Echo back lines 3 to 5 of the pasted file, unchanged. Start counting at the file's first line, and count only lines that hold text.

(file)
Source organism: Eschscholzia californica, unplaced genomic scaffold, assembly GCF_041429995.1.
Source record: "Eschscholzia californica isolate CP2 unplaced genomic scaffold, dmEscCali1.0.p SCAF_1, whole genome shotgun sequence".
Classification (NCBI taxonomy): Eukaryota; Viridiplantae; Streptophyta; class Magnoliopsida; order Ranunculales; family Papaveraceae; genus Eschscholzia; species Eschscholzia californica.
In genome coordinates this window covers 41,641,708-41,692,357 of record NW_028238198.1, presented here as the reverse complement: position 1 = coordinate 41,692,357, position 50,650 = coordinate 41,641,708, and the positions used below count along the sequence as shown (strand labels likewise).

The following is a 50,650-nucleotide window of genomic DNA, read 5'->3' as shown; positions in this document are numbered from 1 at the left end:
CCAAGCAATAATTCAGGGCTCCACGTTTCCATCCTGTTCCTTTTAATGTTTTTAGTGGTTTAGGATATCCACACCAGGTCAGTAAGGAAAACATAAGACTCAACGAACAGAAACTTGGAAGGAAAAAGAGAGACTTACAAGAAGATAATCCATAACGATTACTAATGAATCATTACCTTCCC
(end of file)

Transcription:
Classification (NCBI taxonomy): Eukaryota; Viridiplantae; Streptophyta; class Magnoliopsida; order Ranunculales; family Papaveraceae; genus Eschscholzia; species Eschscholzia californica.
In genome coordinates this window covers 41,641,708-41,692,357 of record NW_028238198.1, presented here as the reverse complement: position 1 = coordinate 41,692,357, position 50,650 = coordinate 41,641,708, and the positions used below count along the sequence as shown (strand labels likewise).

The following is a 50,650-nucleotide window of genomic DNA, read 5'->3' as shown; positions in this document are numbered from 1 at the left end: